Revive Our Hearts Podcast

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The Value of Electronic Learning

Scott Lindsey: The age group right now between 14 and 18, by the time they graduate college, more than seventy-five percent of what they learn they will learn electronically. So parents have to understand that, pastors have to understand that, church leaders have to understand that.

Leslie Basham: Welcome to the Revive Our Hearts podcast with Nancy Leigh DeMoss. It’s an exciting time to study God’s Word. New technologies are opening up some fresh tools to dig into the Bible. Nancy’s going to talk about it on this extended podcast episode of Revive Our Hearts.

Nancy Leigh DeMoss: One of the things that we are most passionate about here at Revive Our Hearts is the importance of getting women into the Word of God. In fact, not just women, everyone needs to be in the Word. I’ve often said that if I could only share one message with the women that I minister to, it would be the challenge to get into God’s Word, and get God’s Word into you.

Every other topic that we get into here on Revive Our Hearts; we talk about marriageand parenting and temptations and holiness and choices, and so many practical issues of the Christian life the things that we struggle with. I think every one of those could be addressed if we were in the Word and letting God’s Word get into us.

For the next couple of days we’re going to have a great opportunity to hear from a special guest, first time on Revive Our Hearts, who’s going to share with us about a really helpful tool to get into God’s Word, and get God’s Word into you.

I want to introduce and welcome to Revive Our Hearts, Scott Lindsey, who is the ministry relations director for a company called Logos Bible Software. Scott, thank you so much for joining us on Revive Our Hearts. We have met at a number of conferences over the years. You have been so helpful to me in getting into this software. I’m not a techno person. You’ve helped me to use it, and you’ve been such a servant me, to our ministry, and many other ministries. Finally, it’s great to have you here with us on the broadcast.

Scott: It’s great to be here.

Nancy: I know that you share the concern I have. You’re speaking at conferences all across the country; I’m meeting women all across the country. One of the things we often come across is how people don’t know God’s Word. Is that what you’re seeing?

Scott: I have the awesome privilege of working with many wonderful ministries whose sole focus is Bible study, like Woodrow Kroll and Kay Arthur. The thing that I'm hearing from most ministries whose focus is teaching how to study the Word and get into the Word is the troubling decline that they see in the body of Christ with their pursuit of God's Word.

We've been doing this for twenty years. We see this trend as well, and we think, actually, what we're doing is helping address that trend because everybody is kind of going "tech." People are used to jumping on their computers for email, getting on the Internet to check the weather, and we're trying to flip a switch and get people interested in God's Word by introducing the computer.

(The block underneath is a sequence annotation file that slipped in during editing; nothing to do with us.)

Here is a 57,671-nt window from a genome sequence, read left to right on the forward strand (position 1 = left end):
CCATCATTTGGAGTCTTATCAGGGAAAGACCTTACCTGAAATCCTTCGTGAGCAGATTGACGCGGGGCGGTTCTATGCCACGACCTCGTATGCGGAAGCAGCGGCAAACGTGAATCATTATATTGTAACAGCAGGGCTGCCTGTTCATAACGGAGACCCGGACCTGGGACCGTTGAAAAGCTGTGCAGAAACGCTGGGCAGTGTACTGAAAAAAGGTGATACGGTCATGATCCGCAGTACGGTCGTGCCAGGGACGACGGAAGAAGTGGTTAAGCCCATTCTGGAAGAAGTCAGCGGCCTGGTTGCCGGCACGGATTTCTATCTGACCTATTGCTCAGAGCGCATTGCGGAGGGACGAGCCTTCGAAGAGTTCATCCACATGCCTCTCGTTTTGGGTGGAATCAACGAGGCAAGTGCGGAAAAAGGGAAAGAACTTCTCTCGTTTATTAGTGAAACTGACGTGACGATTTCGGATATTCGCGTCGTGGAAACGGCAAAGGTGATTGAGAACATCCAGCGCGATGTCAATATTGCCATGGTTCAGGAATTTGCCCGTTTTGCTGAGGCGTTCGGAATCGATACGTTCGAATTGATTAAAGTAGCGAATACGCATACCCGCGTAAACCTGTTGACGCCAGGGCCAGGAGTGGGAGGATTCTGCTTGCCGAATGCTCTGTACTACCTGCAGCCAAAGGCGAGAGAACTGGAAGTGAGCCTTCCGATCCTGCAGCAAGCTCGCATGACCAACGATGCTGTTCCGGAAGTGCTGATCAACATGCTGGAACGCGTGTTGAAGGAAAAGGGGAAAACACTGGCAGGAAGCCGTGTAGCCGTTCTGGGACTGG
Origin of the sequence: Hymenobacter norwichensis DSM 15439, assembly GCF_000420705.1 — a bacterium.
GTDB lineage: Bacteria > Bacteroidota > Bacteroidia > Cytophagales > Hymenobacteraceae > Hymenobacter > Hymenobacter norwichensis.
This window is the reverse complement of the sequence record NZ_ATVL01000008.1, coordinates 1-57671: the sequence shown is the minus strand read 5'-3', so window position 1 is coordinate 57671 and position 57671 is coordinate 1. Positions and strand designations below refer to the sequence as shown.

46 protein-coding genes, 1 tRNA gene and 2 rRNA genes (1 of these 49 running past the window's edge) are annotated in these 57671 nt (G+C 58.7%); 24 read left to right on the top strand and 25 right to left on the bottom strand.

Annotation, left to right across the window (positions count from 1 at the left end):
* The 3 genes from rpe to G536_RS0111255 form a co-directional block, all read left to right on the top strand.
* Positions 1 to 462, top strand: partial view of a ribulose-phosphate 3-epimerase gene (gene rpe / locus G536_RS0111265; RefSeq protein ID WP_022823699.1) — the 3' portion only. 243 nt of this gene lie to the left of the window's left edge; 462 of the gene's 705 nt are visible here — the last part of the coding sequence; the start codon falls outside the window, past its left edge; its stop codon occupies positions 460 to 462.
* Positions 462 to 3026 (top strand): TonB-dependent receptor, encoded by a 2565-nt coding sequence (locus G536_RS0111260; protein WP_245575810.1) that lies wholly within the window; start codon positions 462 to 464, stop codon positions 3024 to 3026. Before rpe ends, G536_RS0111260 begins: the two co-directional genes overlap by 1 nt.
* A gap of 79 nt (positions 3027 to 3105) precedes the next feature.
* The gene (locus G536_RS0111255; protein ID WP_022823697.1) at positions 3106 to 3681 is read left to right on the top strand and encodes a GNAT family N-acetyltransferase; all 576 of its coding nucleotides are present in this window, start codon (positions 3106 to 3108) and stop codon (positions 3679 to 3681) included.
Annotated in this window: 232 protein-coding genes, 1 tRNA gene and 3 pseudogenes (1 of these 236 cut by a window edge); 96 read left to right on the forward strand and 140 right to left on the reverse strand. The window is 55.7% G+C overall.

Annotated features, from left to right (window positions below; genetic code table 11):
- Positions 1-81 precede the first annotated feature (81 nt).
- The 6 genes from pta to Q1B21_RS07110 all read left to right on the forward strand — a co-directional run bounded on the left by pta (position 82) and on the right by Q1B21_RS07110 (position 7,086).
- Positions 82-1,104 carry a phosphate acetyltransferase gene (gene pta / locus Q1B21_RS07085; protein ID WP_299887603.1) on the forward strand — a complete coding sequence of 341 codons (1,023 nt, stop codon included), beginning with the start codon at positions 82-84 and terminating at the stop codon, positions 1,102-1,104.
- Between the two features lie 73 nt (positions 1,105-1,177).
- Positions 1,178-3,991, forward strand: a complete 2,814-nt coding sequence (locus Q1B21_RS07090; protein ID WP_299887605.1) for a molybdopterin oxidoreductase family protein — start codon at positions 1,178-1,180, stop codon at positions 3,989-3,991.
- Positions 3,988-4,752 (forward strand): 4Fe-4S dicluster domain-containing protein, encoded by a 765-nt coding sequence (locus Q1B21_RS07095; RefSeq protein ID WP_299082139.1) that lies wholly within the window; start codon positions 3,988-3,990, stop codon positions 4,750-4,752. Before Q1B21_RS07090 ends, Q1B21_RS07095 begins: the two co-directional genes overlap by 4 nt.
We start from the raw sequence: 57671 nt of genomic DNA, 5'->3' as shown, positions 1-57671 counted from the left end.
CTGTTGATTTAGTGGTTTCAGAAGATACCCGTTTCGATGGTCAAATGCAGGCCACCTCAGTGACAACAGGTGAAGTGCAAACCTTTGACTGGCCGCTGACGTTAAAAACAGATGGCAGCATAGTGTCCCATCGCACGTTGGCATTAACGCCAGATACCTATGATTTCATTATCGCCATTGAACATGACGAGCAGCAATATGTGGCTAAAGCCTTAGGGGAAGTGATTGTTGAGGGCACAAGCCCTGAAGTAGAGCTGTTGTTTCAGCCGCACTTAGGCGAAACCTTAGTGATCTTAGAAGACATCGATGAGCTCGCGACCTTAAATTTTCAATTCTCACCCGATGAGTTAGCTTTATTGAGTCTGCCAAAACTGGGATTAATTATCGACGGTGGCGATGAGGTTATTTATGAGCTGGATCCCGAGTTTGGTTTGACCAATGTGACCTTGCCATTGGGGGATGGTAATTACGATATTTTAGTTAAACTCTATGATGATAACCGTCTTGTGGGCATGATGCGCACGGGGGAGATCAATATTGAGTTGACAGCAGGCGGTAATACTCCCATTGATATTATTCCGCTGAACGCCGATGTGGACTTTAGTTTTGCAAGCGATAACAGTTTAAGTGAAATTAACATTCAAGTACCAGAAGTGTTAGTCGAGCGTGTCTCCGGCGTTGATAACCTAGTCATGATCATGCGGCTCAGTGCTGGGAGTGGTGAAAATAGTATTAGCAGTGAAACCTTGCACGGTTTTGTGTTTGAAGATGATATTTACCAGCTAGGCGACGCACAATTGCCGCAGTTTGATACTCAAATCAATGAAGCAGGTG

When we ask people, "Why aren't you studying the Word of God?" The number one excuse that we hear is, "I don't have time." I don't think it's necessarily that they don't want to study God's Word. Probably the number two reason we hear is, "I don't know where to start." So either they don't have enough time, or they want to, but they just don't know how.

One of the wonderful things about what we’re doing, is we completely annihilate that excuse that I don’t have enough time. Now for people who are saying that, they have probably done paper Bible studies. So they've had a concordance out and a commentary and their Bibles and their highlighters. It's a long process; it's very tedious and time consuming.

Nancy: I relate to that. I have a study in my home, and another one here at the office where I’m just surrounded by all kinds of books. If I’m traveling it’s hopeless because I can’t carry all those with me. But to open all those books and figure out where to go in them, it’s laborious. It’s a blessing, but it’s laborious.

Scott: You bring up a good point. We’re just a very mobile society. We’re just go, go, go. With the latest version of Logos (and I’m glad I waited to so long to finally be on the program because) we just released what I think is the most amazing thing we’ve ever created. Your library is with you mobile. So it’s on your phone; it’s on your laptop; it’s on your desktop.

So I’m in a bank now, in a line, and I’ve got my Bible, my reading plan in the palm of my hand on my phone, and I’m catching up. I just love it. I have my theological library with me wherever I go. If I’m at Starbucks and I meet somebody who has a question about faith or is going through some troubling time, I have everything I need with me right there. I’ve got the resources I need. The wonderful thing about Logos is the time saving issue. It literally can do fifty to sixty hours of biblical research in five seconds.

Nancy: We’re going to share more over the next couple days about how this software works, and try to give listeners a feel for what it looks like, how it acts.

I want to come back for a moment to this whole thing of just the need to get into the Word. You said you hear this from a lot of ministry leaders, but the research backs this up to. I’m looking at a Barna report that came out last year, "Religion in America." He says,